Sure, there were plenty of mistakes made at the hands of Prince Charles Edward Stuart, the leader of the Jacobite Rebellion. The first one being he went to Scotland in pursuit of the crown with basically no army at the ready. He quite honestly, had no idea what he was really up against in his fight against England.
He was not the best leader, either. But while Andrew Gower gave a fantastic performance as the Bonnie Prince on Outlander, the way he was written as a bumbling idiot was a bit over-exaggerated. Of course, not all of his personality was false, but he certainly was not as oblivious as he appeared on the Starz series.
Typically, when people think of Prince Charlie, he's either idiotic or a romanticized version. But in reality, there was a middle ground with the Prince.
During the time period of the Jacobite Rebellion, Highlander Scots were largely lower class and did not have a lot of money to their name. This meant that their clothes were ragged and their weaponry was slim. If they even had any to claim as their own.
When we see Jamie forming his army for the rebellion, we see his soldiers from the Highlands depicted in the same way as they would have looked in the 18th-century. From their clothing to their pitchforks in hand and other small details, it is clear that these men did not come from money.
It's this attention to detail that proves that both author Diana Gabaldon and the writers on the show do know their history, very well, in fact.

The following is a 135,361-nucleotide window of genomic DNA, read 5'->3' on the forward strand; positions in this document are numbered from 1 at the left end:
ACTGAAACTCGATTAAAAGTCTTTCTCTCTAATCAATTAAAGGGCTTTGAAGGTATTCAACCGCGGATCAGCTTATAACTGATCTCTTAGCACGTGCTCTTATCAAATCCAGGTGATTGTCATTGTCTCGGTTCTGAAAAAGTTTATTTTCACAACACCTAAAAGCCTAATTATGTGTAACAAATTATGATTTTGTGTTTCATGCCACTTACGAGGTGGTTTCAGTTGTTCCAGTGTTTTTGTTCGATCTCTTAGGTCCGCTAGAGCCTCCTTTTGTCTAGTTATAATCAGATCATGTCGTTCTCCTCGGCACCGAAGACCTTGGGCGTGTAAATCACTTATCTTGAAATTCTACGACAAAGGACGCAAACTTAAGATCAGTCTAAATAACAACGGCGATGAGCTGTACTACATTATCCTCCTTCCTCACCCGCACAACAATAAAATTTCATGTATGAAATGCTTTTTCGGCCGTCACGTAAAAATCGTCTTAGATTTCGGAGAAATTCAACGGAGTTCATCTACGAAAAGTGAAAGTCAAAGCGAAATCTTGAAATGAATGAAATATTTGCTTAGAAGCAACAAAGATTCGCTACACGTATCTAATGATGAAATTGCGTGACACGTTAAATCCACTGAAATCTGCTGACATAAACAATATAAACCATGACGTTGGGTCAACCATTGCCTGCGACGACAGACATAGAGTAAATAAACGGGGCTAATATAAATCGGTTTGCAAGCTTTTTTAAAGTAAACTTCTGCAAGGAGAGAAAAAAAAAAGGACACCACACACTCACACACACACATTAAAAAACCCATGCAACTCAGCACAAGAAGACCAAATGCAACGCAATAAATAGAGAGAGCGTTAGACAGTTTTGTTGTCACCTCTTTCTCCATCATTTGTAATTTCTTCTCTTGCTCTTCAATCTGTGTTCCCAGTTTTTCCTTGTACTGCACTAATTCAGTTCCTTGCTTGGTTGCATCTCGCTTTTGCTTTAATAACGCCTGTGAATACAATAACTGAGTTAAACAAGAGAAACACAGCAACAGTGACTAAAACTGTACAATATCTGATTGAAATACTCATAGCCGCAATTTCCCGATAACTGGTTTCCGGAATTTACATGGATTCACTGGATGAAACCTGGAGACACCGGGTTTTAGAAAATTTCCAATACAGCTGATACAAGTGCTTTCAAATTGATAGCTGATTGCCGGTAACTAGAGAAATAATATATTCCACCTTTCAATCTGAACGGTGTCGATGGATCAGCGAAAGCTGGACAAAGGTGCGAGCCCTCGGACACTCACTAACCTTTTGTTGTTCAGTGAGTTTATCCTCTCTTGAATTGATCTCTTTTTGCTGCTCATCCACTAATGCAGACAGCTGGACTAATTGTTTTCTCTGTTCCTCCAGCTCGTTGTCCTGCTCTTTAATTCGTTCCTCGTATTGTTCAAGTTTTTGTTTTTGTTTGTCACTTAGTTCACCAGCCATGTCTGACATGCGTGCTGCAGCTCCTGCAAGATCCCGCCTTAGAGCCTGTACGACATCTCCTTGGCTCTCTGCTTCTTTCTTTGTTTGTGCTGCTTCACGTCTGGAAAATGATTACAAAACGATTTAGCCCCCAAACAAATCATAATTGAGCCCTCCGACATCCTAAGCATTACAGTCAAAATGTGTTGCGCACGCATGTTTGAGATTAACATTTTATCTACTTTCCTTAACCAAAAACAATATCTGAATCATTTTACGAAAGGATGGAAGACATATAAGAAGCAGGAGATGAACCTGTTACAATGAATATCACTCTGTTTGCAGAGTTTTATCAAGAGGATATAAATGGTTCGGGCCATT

The way that the Jacobite Uprising was shown on Outlander, it seemed as though it was only England versus all of Scotland in the war. This heightened the tensions between many characters and made Claire’s arrival in Scotland as an English woman all the more frightening for the Scots. This is why Colum and Dougal were so concerned that she was actually a spy for the English. (Little did they know she had accidentally time-traveled.)
But historically, there were Scots on the side of the English rather than all Scotsmen being a part of the Jacobite Rebellion. It was mostly Highlanders who were a part of the rebellion, but even then, not all of them wanted a part in the war.
This change in history was another way Outlander amped up the drama with their creative choices.
We have to give serious props to the costume designer on Outlander, Terry Dresbach, for her phenomenal ability to recreate fashions from the time periods shown on Outlander. This even includes the fashions for specific countries in the 18th-century.
It turns out, too, that her recreations are very spot-on for what women during that time would be wearing. Particularly the Scottish ensembles the women wore. The tight corsets and extra padding of the pannier that we see Claire regularly wear is exactly what a Scottish woman would be donning in the 18th-century.
We can't imagine it is an easy task to undertake. In season 2 alone, she created over 10,000 costumes for the cast that were impeccably detailed and brought you back to that time seamlessly.
Claire not only was a gifted nurse during WWII but became a gifted healer in the 18th-century. But apparently, she could have had even more at her disposal when treating patients while in France in season 2.
When Claire went to Master Raymond’s Apothecary during the time she spent in Paris with Jamie, she received many herbs and natural medicinals to help treat Jamie and others. But France actually had much more modern medical treatments at the time that were not showcased on the show.
This was likely a creative choice to amp up the drama and make the medical treatments seem much more dated, but it was definitely not accurate for 18th-century France. But at least we got to see her friendship with Master Raymond blossom.